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DPChallenge Forums >> Hardware and Software >> Canon EF 100mm f/2.8 USM Macro
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06/06/2012 10:11:47 AM · #1
This appears to the the lens of choice for top macros based on the Green Macro challenge just finished.

How close do you have to be with this lens to get shots like those in the top 5 of the Green Macro challenge?

06/06/2012 10:15:28 AM · #2
its hard to tell if cropping or extension tubes were used.
06/06/2012 10:15:42 AM · #3
I was about 3 - 4 inches from the fly Jia but I sometimes put my extension tubes on which can put me down to 2 inches or less.

If I had the money I would love an mp-e 65 (next year hopefully) but the 100mm is an awesome lens.
06/06/2012 10:20:23 AM · #4
Originally posted by Mark-A:

I was about 3 - 4 inches from the fly Jia but I sometimes put my extension tubes on which can put me down to 2 inches or less.

If I had the money I would love an mp-e 65 (next year hopefully) but the 100mm is an awesome lens.


Wow! So have to really just get right up in the fly's face to get pics like this. Would you suggest an mp-e 65 over the 100 mm for a first macro lens? Seems like the 65 would need to be even closer to the fly and it might fly off?
06/06/2012 10:26:49 AM · #5
To be totally honest it's a patience game I spent about 12 hours on and off trying to get a shot for this challenge over 3 days with my stepson. Eventually went in to the garden one afternoon and this fly was just sitting there and didn't move no matter how much I moved around it. I personally would choose the MP-E 65 because now I want one I know I'll have to try and sell the 100 before I can buy the 65 but for a first time lens the 100 is great and also makes a nice portrait lens too!

Horses for courses really but it really depends on your nature if you have patience in abundance then macro could be your game :)
06/06/2012 10:29:34 AM · #6
Sold my 65 a couple of years ago because a) it was rarely used and b) I wasn't getting the pics I wanted - imho it is the hardest lens to use of all I have owned. At 5* macro you can fill a crop sensor with a grain of rice and dof is probably measured in microns!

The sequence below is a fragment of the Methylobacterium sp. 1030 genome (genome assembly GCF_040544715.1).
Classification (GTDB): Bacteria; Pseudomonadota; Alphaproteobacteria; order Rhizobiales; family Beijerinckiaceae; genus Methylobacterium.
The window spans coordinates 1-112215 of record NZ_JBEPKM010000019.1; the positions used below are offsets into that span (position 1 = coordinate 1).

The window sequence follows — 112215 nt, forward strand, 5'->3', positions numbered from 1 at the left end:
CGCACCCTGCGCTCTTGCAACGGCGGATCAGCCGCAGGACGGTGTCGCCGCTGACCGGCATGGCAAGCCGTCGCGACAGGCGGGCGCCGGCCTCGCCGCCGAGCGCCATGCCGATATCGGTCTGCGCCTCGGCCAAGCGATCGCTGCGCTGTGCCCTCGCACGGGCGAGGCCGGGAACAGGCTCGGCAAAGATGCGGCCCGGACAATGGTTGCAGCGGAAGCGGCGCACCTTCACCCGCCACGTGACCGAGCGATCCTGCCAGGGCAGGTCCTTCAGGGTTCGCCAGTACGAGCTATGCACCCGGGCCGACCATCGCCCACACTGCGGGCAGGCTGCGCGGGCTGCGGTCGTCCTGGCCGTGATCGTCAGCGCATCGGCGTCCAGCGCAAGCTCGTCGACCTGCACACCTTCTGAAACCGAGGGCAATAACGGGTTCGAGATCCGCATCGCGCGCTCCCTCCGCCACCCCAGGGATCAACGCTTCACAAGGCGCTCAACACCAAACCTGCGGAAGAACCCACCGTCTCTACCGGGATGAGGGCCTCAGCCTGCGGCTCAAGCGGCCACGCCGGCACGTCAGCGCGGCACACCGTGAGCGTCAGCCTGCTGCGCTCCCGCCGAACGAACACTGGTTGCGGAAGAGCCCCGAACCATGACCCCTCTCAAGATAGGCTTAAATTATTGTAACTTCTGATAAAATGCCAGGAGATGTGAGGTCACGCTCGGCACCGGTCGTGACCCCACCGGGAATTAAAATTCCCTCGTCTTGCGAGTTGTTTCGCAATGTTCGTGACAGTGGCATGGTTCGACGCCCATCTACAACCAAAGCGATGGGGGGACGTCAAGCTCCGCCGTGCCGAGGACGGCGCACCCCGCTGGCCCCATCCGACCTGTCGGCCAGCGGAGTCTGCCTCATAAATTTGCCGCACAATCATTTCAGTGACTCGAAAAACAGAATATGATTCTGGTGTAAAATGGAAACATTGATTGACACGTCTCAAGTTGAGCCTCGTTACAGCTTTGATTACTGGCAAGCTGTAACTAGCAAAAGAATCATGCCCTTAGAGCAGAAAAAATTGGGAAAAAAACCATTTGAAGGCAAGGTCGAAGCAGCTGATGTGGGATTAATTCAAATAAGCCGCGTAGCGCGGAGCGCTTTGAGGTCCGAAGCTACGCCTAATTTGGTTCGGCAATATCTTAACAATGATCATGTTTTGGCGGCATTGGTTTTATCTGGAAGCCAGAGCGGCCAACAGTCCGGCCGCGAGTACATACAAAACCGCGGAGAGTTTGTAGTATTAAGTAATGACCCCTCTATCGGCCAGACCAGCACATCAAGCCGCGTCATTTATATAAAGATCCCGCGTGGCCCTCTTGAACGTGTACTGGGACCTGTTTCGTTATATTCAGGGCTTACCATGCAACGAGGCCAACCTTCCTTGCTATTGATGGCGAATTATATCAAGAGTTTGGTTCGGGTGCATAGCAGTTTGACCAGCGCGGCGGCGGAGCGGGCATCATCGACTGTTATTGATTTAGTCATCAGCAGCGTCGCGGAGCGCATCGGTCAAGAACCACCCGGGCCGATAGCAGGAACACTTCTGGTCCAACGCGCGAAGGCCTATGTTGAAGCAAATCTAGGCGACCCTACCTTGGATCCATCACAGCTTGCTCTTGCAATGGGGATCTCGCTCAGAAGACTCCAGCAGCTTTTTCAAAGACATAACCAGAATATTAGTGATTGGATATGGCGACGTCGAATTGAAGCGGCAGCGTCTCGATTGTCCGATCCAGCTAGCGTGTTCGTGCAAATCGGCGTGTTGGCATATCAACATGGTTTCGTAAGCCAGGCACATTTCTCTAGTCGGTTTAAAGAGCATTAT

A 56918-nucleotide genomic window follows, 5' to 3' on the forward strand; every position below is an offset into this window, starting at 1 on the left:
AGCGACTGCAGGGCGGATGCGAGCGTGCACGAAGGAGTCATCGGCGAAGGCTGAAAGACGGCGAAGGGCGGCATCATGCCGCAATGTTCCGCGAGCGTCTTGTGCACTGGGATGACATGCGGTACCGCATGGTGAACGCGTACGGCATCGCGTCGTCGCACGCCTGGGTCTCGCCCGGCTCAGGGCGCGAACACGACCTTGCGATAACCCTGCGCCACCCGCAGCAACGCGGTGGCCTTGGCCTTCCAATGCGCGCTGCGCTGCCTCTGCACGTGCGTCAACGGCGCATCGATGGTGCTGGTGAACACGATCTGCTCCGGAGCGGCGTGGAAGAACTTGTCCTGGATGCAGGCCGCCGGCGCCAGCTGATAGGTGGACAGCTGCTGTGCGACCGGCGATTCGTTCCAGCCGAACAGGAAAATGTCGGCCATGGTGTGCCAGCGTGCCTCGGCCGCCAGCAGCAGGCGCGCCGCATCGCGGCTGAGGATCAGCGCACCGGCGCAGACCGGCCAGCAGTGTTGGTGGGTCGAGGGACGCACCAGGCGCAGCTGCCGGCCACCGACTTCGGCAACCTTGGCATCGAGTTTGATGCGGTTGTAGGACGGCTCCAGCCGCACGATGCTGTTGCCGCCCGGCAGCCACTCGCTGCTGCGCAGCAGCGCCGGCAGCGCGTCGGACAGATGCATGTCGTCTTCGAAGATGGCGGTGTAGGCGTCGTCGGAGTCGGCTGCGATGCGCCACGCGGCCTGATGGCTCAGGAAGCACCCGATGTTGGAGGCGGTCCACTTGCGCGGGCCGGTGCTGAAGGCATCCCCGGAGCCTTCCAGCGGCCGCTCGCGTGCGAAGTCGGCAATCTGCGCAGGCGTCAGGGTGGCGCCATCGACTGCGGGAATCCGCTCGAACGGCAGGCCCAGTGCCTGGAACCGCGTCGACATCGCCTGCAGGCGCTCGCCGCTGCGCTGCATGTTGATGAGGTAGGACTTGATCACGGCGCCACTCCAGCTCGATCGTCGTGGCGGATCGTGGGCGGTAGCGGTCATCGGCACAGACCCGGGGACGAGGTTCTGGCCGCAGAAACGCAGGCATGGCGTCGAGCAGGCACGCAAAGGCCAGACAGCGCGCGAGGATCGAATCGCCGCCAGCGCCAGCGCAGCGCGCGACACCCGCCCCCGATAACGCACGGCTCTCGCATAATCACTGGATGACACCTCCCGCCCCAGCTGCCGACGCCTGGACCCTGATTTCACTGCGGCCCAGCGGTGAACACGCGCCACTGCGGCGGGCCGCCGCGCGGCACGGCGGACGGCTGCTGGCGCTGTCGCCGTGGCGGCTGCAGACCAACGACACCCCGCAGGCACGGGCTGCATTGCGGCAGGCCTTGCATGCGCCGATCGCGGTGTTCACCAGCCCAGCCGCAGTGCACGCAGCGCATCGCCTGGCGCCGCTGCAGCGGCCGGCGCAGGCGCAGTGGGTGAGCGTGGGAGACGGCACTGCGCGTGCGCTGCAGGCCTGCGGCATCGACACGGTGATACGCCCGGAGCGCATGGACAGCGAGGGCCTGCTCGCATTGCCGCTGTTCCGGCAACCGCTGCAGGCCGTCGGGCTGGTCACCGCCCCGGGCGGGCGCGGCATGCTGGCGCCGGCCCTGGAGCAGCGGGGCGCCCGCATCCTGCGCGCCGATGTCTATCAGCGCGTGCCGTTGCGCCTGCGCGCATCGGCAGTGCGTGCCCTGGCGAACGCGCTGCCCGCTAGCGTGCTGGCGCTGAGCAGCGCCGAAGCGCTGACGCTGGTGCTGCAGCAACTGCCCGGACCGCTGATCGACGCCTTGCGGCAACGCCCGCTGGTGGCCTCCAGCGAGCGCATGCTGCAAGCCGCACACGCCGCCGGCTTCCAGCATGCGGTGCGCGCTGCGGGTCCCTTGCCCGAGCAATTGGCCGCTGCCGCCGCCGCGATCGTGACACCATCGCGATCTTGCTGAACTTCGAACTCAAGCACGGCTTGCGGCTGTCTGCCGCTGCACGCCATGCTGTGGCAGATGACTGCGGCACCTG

Copyrighted_Image_Reuse_Prohibited_497975.jpg
06/06/2012 10:34:10 AM · #7
To be honest I've been experimenting with my x2 converter and tubes lately plus I'm making my own lighting rig (waiting on parts) so I might not need the 65 anyway I'll post some results soon.
06/06/2012 10:38:28 AM · #8
Originally posted by JiaBob:


Wow! So have to really just get right up in the fly's face to get pics like this. Would you suggest an mp-e 65 over the 100 mm for a first macro lens? Seems like the 65 would need to be even closer to the fly and it might fly off?


Yep, you do have to get in close. Even with the 180/3.5L Macro, you need to be pretty close at 1:1 magnification.
The MP-E65 is definitely not something you want to try as your first or only macro lens. I bought one last year and I love it, but I've owned and used macro lenses since the 1980s. When you have mastered the use of a standard macro lens, and you feel you have the patience to progress, then the MP-E65 is the lens of choice for getting substantially beyond 1:1. In the interim, there are ways to do so with the 100/2.8 macro, such as using the lens with extension tubes or with a teleconverter (you mount a 12mm extension tube between the lens and converter to eliminate mechanical interference that otherwise would cause incompatibility).
06/06/2012 10:43:24 AM · #9
Kirbic the 100 won't actually mount on to the TC without the tube which I didn't realise until the other day but as you say a quick attachment of the tube eliminates this problem.
06/06/2012 10:46:57 AM · #10
Thinking about lying in the grass for 12 hours waiting for an insect to land makes me itch, but I would really love to get into macro. It sounds like the 100 mm is the lens I should get. Now I just need to save up a bazillion dollars, so I can afford one.
06/06/2012 10:48:57 AM · #11
Look around for a good second hand one that's what I did.

Post on the forum you never know your luck :)
06/06/2012 10:49:59 AM · #12
i bought all my lenses used. its a great way to save a few bucks.
06/06/2012 11:02:08 AM · #13
Originally posted by mike_311:

i bought all my lenses used. its a great way to save a few bucks.


I have never bought a new lens other than kit and have never had a problem.

BTW this lens is on my short list.
06/06/2012 03:06:16 PM · #14
//www.fredmiranda.com/forum/topic/1120506

$440, act fast.
06/06/2012 04:05:55 PM · #15
For my macro entry I was maybe about a foot away. I may have been closer, but I can't remember off the top of my head. Certain subjects will allow you to get right up in their faces, and others will scatter if you get too close. So like what Mark has mentioned earlier macro photography is all about patience. You can sometimes go weeks or months without taking a shot you're happy with but if you stick things out it can really pay off in the end.

As for the Canon 100mm f/2.8 lens itself it's an awesome lens. I was lucky enough to get a one fairly cheap off bhphoto a few months ago, but if you're set against buying it used right now there is a $40 instant rebate going around for this lens.

Message edited by author 2012-06-06 16:06:18.
06/06/2012 04:10:25 PM · #16